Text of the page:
Matthew Freel – Baltimore, Maryland

Apollo (Son of Krypton), Oil on canvas, 18” x 24” ,2012

Apollo (Son of Krypton), Oil on canvas, 18” x 24” , 2012

Briefly describe the work you do.

I make paintings and drawings that are influenced by history, mythology, and contemporary culture. Part of this is a way of delving into my own identity & background as well as that of our country. Part of it is a celebration and warning of the triumphs and terrors of powerful figures. And part of it is being able to paint and draw and explore what I love – people, mark-making & storytelling.

Tell us a little about your background and how that influences you as an artist.

I grew up drawing superheroes but also learning about everything else I could – science, math, stories in literature, and I have siblings and a group of friends that played lots of sports. So even though I knew art was a passion and a life’s pursuit, I wanted to be influenced and learn about these other things. As an artist today the quest for knowledge and inspiration is still present in my life and reflected in my work – I love finding new stories and symbols for the human experience, both good and bad. I think all of this ancillary knowledge creates great layers of depth in a successful piece. And even something like my (very minor!) triumphs in sports has taught me some intangible lessons in art-making – toughness, persistence, and a willingness to succeed.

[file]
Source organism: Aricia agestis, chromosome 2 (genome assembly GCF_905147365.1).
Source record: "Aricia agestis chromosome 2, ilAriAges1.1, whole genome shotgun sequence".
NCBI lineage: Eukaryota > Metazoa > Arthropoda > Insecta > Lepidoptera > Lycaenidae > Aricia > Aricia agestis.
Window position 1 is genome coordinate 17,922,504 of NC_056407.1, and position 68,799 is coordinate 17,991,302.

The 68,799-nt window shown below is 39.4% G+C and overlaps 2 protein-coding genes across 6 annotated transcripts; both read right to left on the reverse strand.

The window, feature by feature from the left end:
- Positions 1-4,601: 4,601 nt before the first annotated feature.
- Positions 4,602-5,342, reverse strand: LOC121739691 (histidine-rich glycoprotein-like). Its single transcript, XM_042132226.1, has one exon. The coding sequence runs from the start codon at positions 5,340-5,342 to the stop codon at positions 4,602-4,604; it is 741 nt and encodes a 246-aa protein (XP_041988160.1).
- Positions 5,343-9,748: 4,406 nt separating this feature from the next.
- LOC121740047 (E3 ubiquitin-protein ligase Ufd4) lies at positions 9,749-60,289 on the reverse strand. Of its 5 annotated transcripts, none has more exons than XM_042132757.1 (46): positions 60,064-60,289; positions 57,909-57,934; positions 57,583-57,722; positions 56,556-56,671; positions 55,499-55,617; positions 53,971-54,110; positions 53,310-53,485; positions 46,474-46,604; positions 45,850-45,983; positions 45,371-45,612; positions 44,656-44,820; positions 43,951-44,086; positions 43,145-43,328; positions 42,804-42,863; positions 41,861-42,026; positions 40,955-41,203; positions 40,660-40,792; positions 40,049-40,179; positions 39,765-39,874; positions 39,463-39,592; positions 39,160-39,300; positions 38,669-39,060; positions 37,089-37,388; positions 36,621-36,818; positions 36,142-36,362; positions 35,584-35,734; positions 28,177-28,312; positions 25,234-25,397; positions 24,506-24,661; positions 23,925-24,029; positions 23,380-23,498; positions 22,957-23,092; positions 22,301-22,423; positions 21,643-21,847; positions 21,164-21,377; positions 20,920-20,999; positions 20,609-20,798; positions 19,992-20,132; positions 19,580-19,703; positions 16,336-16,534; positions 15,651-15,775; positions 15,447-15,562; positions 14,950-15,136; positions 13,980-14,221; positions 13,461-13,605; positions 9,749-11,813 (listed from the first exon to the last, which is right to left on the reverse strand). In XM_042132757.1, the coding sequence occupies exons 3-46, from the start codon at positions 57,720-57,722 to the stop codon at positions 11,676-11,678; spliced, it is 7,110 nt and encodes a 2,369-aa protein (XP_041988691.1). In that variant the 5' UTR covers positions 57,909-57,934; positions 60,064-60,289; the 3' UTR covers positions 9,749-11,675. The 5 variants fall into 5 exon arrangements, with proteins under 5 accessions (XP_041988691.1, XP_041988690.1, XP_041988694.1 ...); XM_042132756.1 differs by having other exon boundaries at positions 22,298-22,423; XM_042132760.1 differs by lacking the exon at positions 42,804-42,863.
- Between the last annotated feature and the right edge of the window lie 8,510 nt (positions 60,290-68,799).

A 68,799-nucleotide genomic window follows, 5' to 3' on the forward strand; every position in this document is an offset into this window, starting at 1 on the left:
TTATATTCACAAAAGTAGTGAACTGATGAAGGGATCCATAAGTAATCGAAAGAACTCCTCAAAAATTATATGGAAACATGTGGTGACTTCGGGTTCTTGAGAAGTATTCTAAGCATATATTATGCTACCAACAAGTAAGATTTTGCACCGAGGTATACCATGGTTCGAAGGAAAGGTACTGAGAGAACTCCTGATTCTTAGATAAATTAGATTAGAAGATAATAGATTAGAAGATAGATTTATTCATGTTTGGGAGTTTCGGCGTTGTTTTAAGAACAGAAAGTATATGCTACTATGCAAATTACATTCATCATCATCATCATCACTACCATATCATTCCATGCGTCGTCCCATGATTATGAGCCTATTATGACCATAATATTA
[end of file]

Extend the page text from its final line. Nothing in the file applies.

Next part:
The concept of the “artist studio” has a broad range of meanings, especially in contemporary practice. The idea of the artist toiling away alone in a room may not necessarily reflect what many artists do from day to day anymore. Describe your studio practice and how it differs from (or is the same as) traditional notions of “being in the studio.”

Well this is one area where I may be very old-school but most of my work comes simply from being present and working in the studio, regardless of whether or not I feel “inspired”. But it has to do with not just toiling blindly but constantly assessing what’s working and what’s not; when I need to put my head down and power through a tough part of the process and when I need to switch directions because I’m just not being productive anymore. There are other parts of “being in the studio” that happen outside the room and are vital – research whatever/wherever is necessary, museum visits and looking at art, discussions with other artists, administrative toils – all of these serve an important purpose in the larger practice.